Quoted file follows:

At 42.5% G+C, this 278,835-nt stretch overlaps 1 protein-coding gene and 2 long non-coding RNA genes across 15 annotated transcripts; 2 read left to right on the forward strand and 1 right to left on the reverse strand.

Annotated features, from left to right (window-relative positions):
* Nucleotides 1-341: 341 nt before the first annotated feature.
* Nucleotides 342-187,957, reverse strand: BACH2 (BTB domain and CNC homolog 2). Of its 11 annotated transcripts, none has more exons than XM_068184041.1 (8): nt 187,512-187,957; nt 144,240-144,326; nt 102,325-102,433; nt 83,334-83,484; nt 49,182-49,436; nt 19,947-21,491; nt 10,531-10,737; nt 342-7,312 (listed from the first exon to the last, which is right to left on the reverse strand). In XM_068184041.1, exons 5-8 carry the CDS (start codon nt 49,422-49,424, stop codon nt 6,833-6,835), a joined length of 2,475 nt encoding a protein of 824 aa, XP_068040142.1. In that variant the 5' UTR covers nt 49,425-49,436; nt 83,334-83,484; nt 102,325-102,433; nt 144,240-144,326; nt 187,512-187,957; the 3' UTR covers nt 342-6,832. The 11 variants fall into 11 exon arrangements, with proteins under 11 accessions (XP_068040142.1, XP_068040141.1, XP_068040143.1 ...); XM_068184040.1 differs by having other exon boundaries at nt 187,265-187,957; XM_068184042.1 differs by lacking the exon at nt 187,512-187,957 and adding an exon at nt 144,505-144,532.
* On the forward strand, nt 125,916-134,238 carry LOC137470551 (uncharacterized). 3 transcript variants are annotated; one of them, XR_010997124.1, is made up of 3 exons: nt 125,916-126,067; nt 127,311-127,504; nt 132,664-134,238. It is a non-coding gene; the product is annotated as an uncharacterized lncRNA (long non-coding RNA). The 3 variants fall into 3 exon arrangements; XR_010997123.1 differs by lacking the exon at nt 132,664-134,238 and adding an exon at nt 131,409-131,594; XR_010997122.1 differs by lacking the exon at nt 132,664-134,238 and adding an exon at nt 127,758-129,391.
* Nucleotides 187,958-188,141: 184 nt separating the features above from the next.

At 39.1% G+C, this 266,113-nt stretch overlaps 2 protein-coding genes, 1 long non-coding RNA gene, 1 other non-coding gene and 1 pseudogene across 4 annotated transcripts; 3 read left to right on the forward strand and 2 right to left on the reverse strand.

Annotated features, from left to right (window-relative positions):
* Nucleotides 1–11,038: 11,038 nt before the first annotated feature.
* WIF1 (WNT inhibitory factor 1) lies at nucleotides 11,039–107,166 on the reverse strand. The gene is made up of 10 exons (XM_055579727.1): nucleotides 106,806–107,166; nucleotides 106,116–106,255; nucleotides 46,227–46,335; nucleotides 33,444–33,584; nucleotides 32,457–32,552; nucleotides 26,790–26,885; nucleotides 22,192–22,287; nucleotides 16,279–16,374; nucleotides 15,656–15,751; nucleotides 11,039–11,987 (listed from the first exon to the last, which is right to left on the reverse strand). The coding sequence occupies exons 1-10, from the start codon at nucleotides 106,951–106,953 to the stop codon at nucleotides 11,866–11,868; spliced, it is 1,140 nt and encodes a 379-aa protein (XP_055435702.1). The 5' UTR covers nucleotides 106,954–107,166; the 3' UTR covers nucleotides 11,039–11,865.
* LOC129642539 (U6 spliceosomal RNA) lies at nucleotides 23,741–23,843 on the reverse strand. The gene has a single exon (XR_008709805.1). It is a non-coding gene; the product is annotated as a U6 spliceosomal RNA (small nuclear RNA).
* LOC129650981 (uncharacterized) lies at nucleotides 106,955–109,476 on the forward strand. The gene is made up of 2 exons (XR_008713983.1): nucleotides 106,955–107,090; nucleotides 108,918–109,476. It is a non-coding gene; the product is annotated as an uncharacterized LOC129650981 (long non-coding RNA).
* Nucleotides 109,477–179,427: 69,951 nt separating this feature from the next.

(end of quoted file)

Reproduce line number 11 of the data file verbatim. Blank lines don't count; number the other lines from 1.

* LOC129642539 (U6 spliceosomal RNA) lies at nucleotides 23,741–23,843 on the reverse strand. The gene has a single exon (XR_008709805.1). It is a non-coding gene; the product is annotated as a U6 spliceosomal RNA (small nuclear RNA).